RIYADH: LPM (formerly known as La Petite Maison) Restaurant and Café will open soon in the Saudi capital. Executive chef Raphael Duntoye told Arab News on our visit to LPM’s ‘soft’ launch that he intends to deliver the simple, classic dishes for which the French Mediterranean eatery has become internationally known. Riyadh is LPM’s sixth location, after London, Dubai, Miami, Abu Dhabi and Hong Kong.
“The Saudi market wanted LPM for what it is — the signature menu and recipes, which we have been consistent about for the last 13 years,” Duntoye said. “So we decided to deliver just that for now — and do it greatly.”
The menu has both French and Italian influences, (Duntoye describes it as “a journey to explore the essential joy at the heart of Mediterranean ingredients at their peak”) and each dish we sampled was bursting with intricate flavors.
With over 70 dishes included in the menu and more seasonal creations from Chef Duntoye, there is definitely something for everyone.
LPM’s trademark dish is the Escargots de Bourgogne — snails with butter sauce and parsley. Served in a cast-iron pan, it is the decadent butter sauce that truly sets this dish apart from the snails we have sampled in other restaurants.
The warm prawns with olive oil — which Duntoye accurately describes as “simple, beautiful, yet very light, balanced and tasty,” is another memorable dish. What appears simple on the surface — prawns laid in a bed of olive oil and dressed with fresh basil, salt, pepper, and a hint of lemon — takes you through a whirlwind of complex flavors from the first bite. It’s worth asking for a slice or two of baguette to mop up the wonderful sauce too.
For dessert — if you really have to choose only one — you can never go wrong with the Gâteau au Fromage Frai (cheesecake). It’s what can only be described as a pillow of fluffiness — a thick layer of silky creme filling laid over a thin crust of biscuit served alongside a berry reduction. It’s a firm favorite at LPMs all over the world — and of our table on the night.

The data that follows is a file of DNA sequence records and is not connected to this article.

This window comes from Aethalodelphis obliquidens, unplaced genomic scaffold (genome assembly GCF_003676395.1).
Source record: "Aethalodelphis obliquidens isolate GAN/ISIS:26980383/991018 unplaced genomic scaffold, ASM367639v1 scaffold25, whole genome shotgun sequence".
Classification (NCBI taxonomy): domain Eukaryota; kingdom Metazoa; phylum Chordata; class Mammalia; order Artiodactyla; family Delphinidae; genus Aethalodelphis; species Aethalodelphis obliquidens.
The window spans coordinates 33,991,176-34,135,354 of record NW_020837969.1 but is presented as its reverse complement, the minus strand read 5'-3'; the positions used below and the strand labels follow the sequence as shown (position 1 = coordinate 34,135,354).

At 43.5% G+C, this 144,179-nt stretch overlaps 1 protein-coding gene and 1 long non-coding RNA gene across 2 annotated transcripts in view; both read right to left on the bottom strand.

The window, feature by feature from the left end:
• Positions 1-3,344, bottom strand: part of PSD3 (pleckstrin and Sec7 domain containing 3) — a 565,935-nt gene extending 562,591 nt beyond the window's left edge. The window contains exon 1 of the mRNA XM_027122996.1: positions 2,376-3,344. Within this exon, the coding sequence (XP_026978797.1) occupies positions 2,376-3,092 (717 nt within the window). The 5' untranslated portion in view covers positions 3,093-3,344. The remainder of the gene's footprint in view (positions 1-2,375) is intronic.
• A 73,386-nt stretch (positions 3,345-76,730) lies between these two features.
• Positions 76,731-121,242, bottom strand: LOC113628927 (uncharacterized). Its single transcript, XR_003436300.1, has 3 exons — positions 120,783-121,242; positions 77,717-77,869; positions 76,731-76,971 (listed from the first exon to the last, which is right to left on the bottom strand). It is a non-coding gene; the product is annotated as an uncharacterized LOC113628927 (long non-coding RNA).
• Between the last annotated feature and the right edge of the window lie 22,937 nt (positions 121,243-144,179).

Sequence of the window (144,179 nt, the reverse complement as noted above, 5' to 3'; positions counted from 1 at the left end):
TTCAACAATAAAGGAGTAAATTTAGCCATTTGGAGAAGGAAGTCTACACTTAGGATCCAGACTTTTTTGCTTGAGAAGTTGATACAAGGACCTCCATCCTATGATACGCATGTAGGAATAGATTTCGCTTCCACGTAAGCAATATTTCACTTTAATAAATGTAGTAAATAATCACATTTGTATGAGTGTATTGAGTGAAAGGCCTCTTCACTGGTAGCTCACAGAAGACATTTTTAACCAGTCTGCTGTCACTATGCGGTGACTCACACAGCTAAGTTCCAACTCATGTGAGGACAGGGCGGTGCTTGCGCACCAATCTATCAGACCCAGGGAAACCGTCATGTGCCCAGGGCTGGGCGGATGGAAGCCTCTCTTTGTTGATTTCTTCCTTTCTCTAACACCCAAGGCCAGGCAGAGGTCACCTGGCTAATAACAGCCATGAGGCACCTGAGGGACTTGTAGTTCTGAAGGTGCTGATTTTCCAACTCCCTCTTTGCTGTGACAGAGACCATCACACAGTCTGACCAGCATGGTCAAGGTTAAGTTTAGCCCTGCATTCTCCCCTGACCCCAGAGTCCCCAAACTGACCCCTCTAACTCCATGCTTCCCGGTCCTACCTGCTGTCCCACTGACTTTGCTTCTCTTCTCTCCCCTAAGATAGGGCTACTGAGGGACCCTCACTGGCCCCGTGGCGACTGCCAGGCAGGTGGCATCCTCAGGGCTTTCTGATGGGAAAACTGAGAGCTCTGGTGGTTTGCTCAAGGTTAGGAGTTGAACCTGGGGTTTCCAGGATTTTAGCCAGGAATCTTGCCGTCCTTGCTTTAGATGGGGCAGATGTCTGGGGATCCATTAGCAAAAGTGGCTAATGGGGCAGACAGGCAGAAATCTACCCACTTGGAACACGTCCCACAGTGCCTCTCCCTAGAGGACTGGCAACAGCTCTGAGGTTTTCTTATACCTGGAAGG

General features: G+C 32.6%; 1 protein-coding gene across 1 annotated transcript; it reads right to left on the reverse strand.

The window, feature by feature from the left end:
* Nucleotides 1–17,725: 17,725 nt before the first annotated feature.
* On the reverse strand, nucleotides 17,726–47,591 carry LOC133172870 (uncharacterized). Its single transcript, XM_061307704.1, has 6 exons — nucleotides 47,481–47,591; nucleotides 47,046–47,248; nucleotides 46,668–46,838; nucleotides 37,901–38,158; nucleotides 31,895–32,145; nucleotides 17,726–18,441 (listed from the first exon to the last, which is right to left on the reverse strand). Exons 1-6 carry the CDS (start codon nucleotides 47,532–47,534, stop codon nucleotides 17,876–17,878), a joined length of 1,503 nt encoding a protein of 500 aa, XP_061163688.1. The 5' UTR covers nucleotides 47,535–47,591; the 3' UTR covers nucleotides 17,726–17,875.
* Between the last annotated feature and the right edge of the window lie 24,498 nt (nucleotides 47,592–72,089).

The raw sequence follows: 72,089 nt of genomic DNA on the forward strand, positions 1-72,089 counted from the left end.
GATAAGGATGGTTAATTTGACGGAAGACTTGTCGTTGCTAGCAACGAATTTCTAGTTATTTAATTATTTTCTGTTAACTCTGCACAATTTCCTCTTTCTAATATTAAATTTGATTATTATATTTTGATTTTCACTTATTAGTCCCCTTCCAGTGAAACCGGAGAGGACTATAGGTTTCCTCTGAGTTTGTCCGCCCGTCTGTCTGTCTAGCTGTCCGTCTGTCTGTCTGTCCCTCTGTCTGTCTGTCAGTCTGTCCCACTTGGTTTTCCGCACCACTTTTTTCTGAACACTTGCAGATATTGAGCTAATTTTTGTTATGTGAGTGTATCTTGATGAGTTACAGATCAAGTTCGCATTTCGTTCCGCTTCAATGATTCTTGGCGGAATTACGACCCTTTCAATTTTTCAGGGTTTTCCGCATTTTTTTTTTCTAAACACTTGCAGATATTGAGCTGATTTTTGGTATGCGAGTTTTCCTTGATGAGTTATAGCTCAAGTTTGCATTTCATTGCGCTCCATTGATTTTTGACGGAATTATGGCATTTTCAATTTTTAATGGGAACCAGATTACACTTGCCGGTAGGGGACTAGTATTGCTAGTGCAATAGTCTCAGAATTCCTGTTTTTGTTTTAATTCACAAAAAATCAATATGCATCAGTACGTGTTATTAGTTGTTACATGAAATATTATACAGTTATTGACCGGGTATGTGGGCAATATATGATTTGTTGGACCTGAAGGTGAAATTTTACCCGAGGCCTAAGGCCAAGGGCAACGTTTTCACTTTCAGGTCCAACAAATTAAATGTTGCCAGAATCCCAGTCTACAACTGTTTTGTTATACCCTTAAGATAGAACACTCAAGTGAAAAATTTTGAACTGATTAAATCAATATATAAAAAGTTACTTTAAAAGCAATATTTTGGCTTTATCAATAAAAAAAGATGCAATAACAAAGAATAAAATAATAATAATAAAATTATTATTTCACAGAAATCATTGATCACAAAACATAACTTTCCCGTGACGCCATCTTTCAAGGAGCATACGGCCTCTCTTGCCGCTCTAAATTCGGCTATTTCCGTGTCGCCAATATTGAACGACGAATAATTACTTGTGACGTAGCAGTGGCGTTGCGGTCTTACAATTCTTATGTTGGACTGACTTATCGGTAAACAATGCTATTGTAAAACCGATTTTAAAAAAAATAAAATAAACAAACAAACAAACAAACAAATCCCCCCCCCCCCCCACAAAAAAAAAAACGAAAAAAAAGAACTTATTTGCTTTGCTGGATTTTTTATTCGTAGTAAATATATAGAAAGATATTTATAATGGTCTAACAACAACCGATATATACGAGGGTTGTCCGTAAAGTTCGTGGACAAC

The ambience is relaxed and playful — bright bold art hangs on the walls, while classy belle-époque touches are juxtaposed neatly with the neutral backdrop of the restaurant interior.
“It’s a very fresh, classic and simple interior (with) very colorful, naive — and I would say a little bit provocative — art on the wall,” LPM’s director of global operations, Nicolas Budzynski, told us. “This is what LPM is about; you have a very classic approach but you always have a sense of surprise.”
One detail that must not be overlooked is the hospitality of the staff. This is what truly ties the LPM experience together; the waiters are excellent and really elevate our experience.
The executive chef described the ethos as “a generosity of spirit that brings people together. A room full of easy-going warmth, joie de vivre, possibility: guests and staff connected, animated, loving life.”
The staff’s passion for service shines through. A prime example is French server Cedric, who previously worked in LPM’s Dubai location and has now moved to Riyadh. Cedric is immediately welcoming and personable, putting customers at ease and happy to chat about his own life.
Contrary to other fine-dining experiences, LPM does not have silver service —it encourages a family setting, with guests serving and sharing the food together.
“We have a very humble approach, people should feel like they are at home when they come to LPM,” Budzynski said. “You put the food in the middle and everybody’s helping themselves.”
This relaxed atmosphere, warm hospitality and high-quality food creates a memorable experience for visitors. A visit to LPM really feels like you’ve been transported to the south of France without leaving the heart of Riyadh.